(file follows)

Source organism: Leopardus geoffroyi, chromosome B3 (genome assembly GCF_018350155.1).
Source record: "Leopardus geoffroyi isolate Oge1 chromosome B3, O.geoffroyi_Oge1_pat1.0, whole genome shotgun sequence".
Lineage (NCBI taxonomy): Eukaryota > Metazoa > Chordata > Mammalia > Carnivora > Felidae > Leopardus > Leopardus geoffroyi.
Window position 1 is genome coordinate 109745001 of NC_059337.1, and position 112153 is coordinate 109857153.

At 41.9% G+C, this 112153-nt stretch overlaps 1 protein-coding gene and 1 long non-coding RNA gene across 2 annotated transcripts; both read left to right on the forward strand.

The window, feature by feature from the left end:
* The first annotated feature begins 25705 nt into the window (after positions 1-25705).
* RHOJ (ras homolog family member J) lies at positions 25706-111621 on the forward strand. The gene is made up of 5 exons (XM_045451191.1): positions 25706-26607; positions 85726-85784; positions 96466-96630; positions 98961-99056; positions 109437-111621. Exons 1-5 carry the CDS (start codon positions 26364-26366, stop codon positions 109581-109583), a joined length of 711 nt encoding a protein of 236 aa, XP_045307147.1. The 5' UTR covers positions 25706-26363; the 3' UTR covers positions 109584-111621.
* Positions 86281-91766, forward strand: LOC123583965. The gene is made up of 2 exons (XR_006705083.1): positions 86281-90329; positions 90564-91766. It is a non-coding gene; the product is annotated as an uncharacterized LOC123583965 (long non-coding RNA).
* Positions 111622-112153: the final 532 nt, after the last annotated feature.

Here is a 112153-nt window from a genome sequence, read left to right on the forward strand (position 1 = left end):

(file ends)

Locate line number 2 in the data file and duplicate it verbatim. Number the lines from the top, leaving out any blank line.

Source record: "Leopardus geoffroyi isolate Oge1 chromosome B3, O.geoffroyi_Oge1_pat1.0, whole genome shotgun sequence".